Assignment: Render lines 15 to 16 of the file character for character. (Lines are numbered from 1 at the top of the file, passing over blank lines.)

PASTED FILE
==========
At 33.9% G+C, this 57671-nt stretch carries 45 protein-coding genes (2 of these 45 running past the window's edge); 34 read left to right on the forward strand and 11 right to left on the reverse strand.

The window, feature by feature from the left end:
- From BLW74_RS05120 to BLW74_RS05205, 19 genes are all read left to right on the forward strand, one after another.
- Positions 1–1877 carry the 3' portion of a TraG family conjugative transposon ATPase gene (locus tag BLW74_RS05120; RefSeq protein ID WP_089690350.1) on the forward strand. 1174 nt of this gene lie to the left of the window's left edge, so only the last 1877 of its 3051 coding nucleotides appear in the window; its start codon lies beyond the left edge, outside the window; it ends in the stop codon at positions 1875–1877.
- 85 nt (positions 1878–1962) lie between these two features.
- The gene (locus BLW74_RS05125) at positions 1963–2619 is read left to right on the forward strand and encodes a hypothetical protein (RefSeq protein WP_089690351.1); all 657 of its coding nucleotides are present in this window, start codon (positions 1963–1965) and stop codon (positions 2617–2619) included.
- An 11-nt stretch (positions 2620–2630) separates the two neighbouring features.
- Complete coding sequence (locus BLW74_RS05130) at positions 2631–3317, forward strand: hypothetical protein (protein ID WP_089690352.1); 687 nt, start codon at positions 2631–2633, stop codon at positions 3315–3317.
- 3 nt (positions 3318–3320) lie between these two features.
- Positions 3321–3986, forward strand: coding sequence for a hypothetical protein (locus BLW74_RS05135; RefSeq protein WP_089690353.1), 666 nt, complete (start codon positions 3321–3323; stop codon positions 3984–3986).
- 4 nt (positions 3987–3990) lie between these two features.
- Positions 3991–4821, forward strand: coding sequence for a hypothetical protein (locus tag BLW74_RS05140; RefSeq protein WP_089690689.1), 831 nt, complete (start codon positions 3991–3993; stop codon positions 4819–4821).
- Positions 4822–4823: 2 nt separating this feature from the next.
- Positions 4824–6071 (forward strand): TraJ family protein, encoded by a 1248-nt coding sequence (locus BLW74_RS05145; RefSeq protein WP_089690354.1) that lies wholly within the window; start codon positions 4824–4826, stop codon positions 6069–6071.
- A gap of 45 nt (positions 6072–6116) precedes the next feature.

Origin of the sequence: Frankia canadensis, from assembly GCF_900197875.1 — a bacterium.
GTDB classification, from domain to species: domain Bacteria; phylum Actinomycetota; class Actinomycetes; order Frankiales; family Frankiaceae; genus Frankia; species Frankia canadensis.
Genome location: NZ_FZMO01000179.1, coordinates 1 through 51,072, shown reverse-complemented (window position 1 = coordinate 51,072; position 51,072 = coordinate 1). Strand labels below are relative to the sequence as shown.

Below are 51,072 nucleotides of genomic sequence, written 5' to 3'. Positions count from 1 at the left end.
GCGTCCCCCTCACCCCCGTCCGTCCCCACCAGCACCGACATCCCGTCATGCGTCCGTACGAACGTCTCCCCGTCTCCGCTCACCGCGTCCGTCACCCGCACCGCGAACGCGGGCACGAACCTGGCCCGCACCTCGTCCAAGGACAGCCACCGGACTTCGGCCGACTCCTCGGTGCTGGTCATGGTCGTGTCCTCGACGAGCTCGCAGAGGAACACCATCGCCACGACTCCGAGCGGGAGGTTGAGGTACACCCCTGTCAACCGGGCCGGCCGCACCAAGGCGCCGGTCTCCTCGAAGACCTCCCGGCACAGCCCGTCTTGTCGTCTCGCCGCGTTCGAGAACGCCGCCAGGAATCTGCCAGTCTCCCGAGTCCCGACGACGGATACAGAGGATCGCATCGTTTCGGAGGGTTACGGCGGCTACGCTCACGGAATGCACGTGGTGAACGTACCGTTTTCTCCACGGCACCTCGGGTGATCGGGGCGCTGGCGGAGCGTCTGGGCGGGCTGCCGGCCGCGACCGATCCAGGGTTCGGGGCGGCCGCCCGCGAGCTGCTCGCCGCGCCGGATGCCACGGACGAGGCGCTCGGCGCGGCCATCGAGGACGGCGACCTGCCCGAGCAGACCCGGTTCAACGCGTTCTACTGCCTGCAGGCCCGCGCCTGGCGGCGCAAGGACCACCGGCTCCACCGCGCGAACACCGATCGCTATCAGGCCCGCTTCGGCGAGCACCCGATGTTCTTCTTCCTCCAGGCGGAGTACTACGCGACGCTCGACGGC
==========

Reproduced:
- A gap of 45 nt (positions 6072–6116) precedes the next feature.

Origin of the sequence: Frankia canadensis, from assembly GCF_900197875.1 — a bacterium.